Building managers have the unique ability to encourage green practices within their own operations, as well as their customers’ operations. This can be done in a host of different avenues.
- Dedicated staff. On-staff maintenance technicians are tasked with the regular inspection and maintenance of roofs, parking lots, landscaping, fire-suppression systems, etc. Employing dedicated staff for this purpose and creating a regular maintenance schedule ensures that buildings are performing at the highest possible levels.
- On-site recycling. Creating a defined area for on-site recycling encourages building occupants to integrate green practices into their waste-management programs. Every measure used to make it easier for employees and customers to participate in recycling does that much more to reduce landfill waste and the use of virgin resources. In addition, it may be possible to generate revenue from recycling since some companies will purchase materials like used plastics.
- Reminders. Most often, a simple reminder is all it takes. One way to do this is by creating signs and placards that prompt customers and employees to turn off lights, check that all doors are secure, and use non-disposable water bottles and utensils. While this may seem like a simple step, the energy savings can be tremendous.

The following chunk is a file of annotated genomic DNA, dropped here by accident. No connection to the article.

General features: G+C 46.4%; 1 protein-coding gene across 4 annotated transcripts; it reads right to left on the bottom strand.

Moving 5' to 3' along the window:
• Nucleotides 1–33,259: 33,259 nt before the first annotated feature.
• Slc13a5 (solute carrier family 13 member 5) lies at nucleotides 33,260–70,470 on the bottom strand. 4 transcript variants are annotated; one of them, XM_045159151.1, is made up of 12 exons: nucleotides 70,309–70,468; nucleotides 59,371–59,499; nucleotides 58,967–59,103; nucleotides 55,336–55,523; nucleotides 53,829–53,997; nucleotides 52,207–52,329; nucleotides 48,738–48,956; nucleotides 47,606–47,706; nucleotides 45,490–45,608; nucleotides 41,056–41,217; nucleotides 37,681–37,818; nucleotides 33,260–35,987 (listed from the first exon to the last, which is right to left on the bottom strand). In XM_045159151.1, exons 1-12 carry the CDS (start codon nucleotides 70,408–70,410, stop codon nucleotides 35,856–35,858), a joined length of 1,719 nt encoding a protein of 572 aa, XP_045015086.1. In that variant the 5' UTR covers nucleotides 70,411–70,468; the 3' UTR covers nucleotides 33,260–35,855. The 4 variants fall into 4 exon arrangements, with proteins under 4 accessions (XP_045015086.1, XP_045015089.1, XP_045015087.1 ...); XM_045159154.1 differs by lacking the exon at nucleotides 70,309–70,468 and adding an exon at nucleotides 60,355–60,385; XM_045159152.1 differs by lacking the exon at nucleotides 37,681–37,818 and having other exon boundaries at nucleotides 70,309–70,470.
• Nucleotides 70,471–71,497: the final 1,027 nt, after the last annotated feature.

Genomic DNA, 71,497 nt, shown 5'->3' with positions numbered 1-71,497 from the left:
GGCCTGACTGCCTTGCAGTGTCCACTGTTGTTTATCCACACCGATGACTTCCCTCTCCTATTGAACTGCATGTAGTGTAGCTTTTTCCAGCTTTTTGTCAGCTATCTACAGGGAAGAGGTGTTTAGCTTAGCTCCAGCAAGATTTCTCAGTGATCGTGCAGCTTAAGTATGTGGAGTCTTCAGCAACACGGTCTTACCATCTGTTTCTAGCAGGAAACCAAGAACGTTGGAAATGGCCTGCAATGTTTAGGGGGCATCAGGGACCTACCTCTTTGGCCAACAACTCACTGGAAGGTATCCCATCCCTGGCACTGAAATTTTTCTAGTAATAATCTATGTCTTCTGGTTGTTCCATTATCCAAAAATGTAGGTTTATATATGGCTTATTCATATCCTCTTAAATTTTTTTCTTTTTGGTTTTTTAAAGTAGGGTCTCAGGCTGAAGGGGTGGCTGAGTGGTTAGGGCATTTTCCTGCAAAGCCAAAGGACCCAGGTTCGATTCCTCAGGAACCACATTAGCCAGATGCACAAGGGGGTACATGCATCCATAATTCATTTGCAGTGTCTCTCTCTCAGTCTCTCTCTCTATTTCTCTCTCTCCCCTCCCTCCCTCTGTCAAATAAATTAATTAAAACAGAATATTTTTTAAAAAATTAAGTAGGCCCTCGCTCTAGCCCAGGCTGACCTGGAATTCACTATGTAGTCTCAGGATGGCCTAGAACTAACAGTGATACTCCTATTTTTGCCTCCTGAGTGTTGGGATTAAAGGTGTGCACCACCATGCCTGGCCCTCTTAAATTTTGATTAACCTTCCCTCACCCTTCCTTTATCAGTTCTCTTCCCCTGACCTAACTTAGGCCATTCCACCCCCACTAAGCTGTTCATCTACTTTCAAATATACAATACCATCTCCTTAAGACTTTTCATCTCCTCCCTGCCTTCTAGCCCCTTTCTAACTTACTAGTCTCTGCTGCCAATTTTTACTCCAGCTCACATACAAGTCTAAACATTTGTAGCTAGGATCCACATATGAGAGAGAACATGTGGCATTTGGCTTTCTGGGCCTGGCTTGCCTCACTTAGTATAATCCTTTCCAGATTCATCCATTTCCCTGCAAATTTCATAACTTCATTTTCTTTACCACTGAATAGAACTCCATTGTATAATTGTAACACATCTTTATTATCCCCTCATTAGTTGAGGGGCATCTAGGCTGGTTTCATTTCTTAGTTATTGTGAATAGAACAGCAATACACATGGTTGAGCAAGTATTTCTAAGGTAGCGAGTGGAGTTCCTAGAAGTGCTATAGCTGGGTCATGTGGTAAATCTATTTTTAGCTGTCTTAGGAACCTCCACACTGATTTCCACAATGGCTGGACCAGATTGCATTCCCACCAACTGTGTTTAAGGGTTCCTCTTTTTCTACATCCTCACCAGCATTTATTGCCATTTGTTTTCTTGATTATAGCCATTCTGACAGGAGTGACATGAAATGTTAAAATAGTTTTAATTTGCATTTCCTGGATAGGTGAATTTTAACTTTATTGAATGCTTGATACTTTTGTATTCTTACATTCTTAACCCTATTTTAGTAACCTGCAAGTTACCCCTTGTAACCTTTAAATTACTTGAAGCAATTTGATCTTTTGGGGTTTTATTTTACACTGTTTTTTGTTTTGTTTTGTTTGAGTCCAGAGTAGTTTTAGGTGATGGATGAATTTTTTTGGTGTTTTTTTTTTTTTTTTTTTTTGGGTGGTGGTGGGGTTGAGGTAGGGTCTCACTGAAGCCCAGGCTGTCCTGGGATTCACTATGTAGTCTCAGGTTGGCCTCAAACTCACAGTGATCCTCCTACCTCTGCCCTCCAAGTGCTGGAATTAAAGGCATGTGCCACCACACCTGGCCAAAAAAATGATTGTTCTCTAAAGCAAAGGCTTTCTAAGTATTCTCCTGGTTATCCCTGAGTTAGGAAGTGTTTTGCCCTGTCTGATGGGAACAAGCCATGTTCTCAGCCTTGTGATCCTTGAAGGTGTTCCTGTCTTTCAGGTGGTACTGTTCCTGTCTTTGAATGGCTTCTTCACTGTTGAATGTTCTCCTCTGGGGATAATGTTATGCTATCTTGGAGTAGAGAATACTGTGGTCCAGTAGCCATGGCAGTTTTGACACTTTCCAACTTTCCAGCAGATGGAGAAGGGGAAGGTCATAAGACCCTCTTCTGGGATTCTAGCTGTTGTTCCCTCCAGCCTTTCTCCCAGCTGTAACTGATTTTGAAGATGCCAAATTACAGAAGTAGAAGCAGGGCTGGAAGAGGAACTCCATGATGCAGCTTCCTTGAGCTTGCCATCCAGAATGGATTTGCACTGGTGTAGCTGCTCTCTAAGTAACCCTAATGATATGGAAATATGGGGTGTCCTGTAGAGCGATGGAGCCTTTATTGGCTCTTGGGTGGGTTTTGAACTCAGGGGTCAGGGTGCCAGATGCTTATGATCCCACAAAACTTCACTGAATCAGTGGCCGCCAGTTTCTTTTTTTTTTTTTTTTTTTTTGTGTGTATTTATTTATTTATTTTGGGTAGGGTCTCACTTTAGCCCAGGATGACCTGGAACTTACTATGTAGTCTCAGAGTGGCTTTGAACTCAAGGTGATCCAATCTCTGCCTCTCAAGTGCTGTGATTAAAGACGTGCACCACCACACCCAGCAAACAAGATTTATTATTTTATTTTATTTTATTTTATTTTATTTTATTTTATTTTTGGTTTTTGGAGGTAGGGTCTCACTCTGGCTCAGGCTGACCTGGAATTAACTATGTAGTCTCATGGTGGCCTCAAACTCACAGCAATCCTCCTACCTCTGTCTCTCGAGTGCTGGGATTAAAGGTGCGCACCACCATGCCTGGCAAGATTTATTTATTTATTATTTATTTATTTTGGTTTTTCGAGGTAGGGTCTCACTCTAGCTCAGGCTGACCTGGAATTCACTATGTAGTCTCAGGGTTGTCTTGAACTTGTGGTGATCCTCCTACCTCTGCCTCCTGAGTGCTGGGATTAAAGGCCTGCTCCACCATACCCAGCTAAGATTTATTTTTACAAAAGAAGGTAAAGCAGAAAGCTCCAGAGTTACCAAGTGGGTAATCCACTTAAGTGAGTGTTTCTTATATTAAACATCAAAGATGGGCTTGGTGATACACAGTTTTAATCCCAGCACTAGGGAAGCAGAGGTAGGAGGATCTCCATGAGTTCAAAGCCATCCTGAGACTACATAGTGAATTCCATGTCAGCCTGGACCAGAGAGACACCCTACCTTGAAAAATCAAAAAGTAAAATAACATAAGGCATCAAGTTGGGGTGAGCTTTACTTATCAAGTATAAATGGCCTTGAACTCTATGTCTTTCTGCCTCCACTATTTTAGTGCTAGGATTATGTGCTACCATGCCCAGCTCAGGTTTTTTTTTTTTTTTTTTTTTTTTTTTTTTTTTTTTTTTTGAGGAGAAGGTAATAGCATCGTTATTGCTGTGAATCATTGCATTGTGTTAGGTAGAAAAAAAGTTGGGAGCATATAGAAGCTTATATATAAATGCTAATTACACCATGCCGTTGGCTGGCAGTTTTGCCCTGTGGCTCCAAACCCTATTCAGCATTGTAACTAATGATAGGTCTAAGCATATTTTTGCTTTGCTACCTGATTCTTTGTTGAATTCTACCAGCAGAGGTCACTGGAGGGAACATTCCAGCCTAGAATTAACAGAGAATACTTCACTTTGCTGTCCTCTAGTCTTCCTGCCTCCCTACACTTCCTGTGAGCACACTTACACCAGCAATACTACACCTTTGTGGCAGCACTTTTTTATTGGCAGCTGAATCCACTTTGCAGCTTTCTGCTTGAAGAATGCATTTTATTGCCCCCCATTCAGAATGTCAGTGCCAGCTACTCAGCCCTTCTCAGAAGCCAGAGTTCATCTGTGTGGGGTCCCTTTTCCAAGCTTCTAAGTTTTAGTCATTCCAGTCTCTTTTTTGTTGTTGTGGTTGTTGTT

All building owners and managers should take a new look at business operations. Practicing new or improved operational methods sends a positive message to all constituents, and the impact resonates throughout all extensions of an organization.
The effort to create green industrial properties does not need to be put on hold during the current economic downturn. There are still many simple ways to improve efficiencies and increase a building’s operational performance. In fact, now is a better time than ever to tighten up on green practices and secure programs that can continue many years down the road.
Sarah Martinez is sustainability analyst at Denver-based ProLogis.